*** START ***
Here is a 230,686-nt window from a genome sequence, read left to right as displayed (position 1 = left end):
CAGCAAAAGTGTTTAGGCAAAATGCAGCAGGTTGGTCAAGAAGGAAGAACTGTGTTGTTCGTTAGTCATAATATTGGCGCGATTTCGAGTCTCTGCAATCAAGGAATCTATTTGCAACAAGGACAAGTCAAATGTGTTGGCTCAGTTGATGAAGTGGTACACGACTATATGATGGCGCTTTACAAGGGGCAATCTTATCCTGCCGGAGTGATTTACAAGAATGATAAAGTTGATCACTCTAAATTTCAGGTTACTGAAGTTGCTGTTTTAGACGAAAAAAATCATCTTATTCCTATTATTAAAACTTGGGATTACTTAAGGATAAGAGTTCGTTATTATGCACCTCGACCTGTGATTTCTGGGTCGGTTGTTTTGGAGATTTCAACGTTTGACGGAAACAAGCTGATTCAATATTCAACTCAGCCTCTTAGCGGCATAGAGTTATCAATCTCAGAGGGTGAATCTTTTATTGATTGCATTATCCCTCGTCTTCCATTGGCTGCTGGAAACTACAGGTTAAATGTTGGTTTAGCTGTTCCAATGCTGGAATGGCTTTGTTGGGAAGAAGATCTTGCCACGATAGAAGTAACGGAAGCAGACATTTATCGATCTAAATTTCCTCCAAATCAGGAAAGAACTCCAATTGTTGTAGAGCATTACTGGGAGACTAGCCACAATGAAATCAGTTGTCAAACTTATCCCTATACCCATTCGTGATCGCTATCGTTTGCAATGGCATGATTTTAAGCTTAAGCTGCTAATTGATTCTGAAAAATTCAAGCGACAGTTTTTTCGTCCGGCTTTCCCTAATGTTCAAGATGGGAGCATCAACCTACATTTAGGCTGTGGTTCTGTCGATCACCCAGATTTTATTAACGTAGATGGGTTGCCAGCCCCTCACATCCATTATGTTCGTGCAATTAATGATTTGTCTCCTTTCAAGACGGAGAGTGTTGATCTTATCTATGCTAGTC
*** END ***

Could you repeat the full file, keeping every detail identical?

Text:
Here is a 230,686-nt window from a genome sequence, read left to right as displayed (position 1 = left end):
CAGCAAAAGTGTTTAGGCAAAATGCAGCAGGTTGGTCAAGAAGGAAGAACTGTGTTGTTCGTTAGTCATAATATTGGCGCGATTTCGAGTCTCTGCAATCAAGGAATCTATTTGCAACAAGGACAAGTCAAATGTGTTGGCTCAGTTGATGAAGTGGTACACGACTATATGATGGCGCTTTACAAGGGGCAATCTTATCCTGCCGGAGTGATTTACAAGAATGATAAAGTTGATCACTCTAAATTTCAGGTTACTGAAGTTGCTGTTTTAGACGAAAAAAATCATCTTATTCCTATTATTAAAACTTGGGATTACTTAAGGATAAGAGTTCGTTATTATGCACCTCGACCTGTGATTTCTGGGTCGGTTGTTTTGGAGATTTCAACGTTTGACGGAAACAAGCTGATTCAATATTCAACTCAGCCTCTTAGCGGCATAGAGTTATCAATCTCAGAGGGTGAATCTTTTATTGATTGCATTATCCCTCGTCTTCCATTGGCTGCTGGAAACTACAGGTTAAATGTTGGTTTAGCTGTTCCAATGCTGGAATGGCTTTGTTGGGAAGAAGATCTTGCCACGATAGAAGTAACGGAAGCAGACATTTATCGATCTAAATTTCCTCCAAATCAGGAAAGAACTCCAATTGTTGTAGAGCATTACTGGGAGACTAGCCACAATGAAATCAGTTGTCAAACTTATCCCTATACCCATTCGTGATCGCTATCGTTTGCAATGGCATGATTTTAAGCTTAAGCTGCTAATTGATTCTGAAAAATTCAAGCGACAGTTTTTTCGTCCGGCTTTCCCTAATGTTCAAGATGGGAGCATCAACCTACATTTAGGCTGTGGTTCTGTCGATCACCCAGATTTTATTAACGTAGATGGGTTGCCAGCCCCTCACATCCATTATGTTCGTGCAATTAATGATTTGTCTCCTTTCAAGACGGAGAGTGTTGATCTTATCTATGCTAGTC